Yoghurt can be made by holding a small quantity of live yoghurt mixed with fresh milk and stirred and kept at a constant temperature (38C or 100F) for up to 12 hours.

Can the mixture be put in an electric machine (already turned on) to keep it at temperature on Shabbos?

It would seem that there is no problem of “cooking (bishul)” because the temperature is below “yad soledes bo”. (Is it the same for “insulating (hatmonoh)”?).

One problem might be the element of “building (boneh)” involved in cheese-making but the yoghurt has very little structure.

1 Answer 1


The Ben Ish Chay (year 2, B'shalach 20):

Sometimes people make the aforementioned yogurt before Shabas: they heat milk, put it in a receptacle, and put a little made yogurt (or other binding thing) so this milk will harden and become yogurt. It's done by morning.

But sometimes they see in the morning that it's still milk: it hasn't hardened to become yogurt. So they cover it with cloths and put it in a warm spot to finish it up so it hardens; some also put a piece of bread in it, also to finish it up. It's forbidden to do this on Shabas; rather, it should remain the way it is until it hardens and is done by itself. See Chaye Adam 16:11.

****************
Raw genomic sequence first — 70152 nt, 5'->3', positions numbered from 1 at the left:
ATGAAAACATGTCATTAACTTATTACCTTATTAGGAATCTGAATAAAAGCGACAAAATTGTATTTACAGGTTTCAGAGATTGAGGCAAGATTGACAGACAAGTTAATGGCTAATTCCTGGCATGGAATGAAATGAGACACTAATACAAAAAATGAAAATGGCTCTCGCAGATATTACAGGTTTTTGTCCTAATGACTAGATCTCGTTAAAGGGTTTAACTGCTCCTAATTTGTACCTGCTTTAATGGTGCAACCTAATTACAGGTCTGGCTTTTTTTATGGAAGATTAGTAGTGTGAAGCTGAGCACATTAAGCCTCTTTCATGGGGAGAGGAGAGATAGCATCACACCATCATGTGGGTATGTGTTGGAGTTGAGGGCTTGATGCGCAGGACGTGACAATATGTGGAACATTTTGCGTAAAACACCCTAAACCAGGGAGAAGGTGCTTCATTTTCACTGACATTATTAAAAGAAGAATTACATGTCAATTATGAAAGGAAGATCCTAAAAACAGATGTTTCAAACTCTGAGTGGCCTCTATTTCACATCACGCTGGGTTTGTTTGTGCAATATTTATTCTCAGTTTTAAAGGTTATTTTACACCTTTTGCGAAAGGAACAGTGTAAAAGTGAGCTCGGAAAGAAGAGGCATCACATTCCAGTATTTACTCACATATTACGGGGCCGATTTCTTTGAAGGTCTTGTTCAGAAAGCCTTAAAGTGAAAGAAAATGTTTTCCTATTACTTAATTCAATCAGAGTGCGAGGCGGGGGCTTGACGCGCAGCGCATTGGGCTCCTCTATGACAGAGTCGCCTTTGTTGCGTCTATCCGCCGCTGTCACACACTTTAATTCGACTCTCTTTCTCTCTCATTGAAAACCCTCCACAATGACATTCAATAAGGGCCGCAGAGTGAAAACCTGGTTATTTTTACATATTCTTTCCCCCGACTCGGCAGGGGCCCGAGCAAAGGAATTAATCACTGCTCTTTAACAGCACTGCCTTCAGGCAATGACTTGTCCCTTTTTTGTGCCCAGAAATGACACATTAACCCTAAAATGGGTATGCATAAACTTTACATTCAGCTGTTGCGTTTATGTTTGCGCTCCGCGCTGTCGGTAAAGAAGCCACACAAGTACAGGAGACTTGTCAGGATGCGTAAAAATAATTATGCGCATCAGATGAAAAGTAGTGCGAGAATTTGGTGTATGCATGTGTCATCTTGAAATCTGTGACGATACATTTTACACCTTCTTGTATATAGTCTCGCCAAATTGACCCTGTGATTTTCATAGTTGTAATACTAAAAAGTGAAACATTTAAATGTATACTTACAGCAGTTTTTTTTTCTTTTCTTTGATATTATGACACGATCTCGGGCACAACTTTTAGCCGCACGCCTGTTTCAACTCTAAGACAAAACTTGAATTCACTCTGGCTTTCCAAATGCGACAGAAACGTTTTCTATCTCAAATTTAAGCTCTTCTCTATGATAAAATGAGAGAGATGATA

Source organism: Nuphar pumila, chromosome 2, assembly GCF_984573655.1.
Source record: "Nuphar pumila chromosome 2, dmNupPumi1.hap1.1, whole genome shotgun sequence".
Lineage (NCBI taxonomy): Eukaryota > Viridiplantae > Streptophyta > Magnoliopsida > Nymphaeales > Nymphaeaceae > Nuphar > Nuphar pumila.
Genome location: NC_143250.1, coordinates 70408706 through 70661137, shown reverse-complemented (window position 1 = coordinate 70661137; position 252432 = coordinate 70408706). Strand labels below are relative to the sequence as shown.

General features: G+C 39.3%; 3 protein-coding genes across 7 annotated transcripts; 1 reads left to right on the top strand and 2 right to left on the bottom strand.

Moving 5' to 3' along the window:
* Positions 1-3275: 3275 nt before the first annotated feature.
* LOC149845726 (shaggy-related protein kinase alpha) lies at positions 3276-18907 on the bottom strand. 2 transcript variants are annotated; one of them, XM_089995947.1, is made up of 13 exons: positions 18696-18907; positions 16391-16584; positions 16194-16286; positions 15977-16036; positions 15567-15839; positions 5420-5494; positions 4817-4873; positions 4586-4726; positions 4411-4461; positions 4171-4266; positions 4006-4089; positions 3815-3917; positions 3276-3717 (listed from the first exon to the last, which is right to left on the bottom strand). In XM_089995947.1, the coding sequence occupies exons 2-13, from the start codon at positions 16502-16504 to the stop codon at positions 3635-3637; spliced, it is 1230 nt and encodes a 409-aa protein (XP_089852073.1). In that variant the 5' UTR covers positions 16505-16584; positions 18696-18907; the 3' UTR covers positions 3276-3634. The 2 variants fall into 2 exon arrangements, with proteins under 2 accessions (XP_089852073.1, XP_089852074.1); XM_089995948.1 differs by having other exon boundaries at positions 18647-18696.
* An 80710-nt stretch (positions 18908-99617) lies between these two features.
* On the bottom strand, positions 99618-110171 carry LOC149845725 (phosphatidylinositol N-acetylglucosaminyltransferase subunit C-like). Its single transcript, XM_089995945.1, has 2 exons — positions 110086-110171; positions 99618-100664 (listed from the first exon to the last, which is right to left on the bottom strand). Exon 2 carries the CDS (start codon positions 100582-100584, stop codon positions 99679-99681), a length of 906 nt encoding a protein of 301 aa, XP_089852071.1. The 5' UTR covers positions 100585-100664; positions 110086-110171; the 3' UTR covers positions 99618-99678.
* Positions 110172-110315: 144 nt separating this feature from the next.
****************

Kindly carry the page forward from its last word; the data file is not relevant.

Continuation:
…Someone who adds vinegar or bread (or the like) to milk [on Shabas] to make it into yogurt (لبن in Arabic) — this is forbidden; see Chaye Adam.

Chaye Adam (Shabas) 16:11:
It's forbidden to put vinegar or other things in milk [on Shabas] so it becomes whey, as that is actual choosing.
(As far as I know, milk doesn't become only whey when you add vinegar; I assume the CA means that the milk becomes some product that includes whey. A tip of my hat to Stephen G. Brown for the translation as "whey".)

(Note that Mishna B'rura 319 and Aruch Hashulchan 319 don't seem to discuss yogurt. As always, for practical halacha, consult your own rabbi.)

  • If you read that seif in Chaye Adam it is clearly about making cheese. If you put vinegar into milk it becomes a curds and whey mixture that can be the beginning of the cheese making process, or eaten as it is as a kind of cottage cheese.
    – Ze'ev
    May 20, 2020 at 18:59

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